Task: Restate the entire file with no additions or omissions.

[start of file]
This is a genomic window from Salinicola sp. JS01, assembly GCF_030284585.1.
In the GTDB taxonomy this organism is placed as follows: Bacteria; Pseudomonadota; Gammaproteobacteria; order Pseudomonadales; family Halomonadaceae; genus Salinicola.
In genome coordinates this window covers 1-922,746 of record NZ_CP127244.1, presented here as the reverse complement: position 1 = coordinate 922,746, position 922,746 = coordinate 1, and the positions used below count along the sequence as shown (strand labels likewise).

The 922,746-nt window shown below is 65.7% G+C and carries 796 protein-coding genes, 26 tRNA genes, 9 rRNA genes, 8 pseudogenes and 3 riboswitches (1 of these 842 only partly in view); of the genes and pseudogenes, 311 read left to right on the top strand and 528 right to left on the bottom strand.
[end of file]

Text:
This is a genomic window from Salinicola sp. JS01, assembly GCF_030284585.1.
In the GTDB taxonomy this organism is placed as follows: Bacteria; Pseudomonadota; Gammaproteobacteria; order Pseudomonadales; family Halomonadaceae; genus Salinicola.
In genome coordinates this window covers 1-922,746 of record NZ_CP127244.1, presented here as the reverse complement: position 1 = coordinate 922,746, position 922,746 = coordinate 1, and the positions used below count along the sequence as shown (strand labels likewise).

The 922,746-nt window shown below is 65.7% G+C and carries 796 protein-coding genes, 26 tRNA genes, 9 rRNA genes, 8 pseudogenes and 3 riboswitches (1 of these 842 only partly in view); of the genes and pseudogenes, 311 read left to right on the top strand and 528 right to left on the bottom strand.